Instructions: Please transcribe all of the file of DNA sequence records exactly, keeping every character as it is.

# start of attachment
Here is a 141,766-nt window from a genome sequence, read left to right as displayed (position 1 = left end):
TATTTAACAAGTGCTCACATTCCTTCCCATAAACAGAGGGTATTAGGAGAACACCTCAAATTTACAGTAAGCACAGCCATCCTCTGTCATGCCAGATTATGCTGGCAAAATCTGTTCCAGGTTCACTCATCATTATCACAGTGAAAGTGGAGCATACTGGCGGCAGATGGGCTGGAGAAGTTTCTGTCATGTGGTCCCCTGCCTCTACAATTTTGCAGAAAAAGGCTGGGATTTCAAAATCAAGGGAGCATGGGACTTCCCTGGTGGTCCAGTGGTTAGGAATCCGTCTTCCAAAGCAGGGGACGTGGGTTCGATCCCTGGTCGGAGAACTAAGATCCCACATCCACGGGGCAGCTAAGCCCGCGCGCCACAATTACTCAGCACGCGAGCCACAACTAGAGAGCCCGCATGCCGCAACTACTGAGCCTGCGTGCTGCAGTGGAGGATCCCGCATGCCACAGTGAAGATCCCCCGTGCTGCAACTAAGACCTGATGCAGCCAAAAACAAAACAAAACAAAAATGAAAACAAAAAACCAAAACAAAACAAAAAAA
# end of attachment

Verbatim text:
Here is a 141,766-nt window from a genome sequence, read left to right as displayed (position 1 = left end):
TATTTAACAAGTGCTCACATTCCTTCCCATAAACAGAGGGTATTAGGAGAACACCTCAAATTTACAGTAAGCACAGCCATCCTCTGTCATGCCAGATTATGCTGGCAAAATCTGTTCCAGGTTCACTCATCATTATCACAGTGAAAGTGGAGCATACTGGCGGCAGATGGGCTGGAGAAGTTTCTGTCATGTGGTCCCCTGCCTCTACAATTTTGCAGAAAAAGGCTGGGATTTCAAAATCAAGGGAGCATGGGACTTCCCTGGTGGTCCAGTGGTTAGGAATCCGTCTTCCAAAGCAGGGGACGTGGGTTCGATCCCTGGTCGGAGAACTAAGATCCCACATCCACGGGGCAGCTAAGCCCGCGCGCCACAATTACTCAGCACGCGAGCCACAACTAGAGAGCCCGCATGCCGCAACTACTGAGCCTGCGTGCTGCAGTGGAGGATCCCGCATGCCACAGTGAAGATCCCCCGTGCTGCAACTAAGACCTGATGCAGCCAAAAACAAAACAAAACAAAAATGAAAACAAAAAACCAAAACAAAACAAAAAAA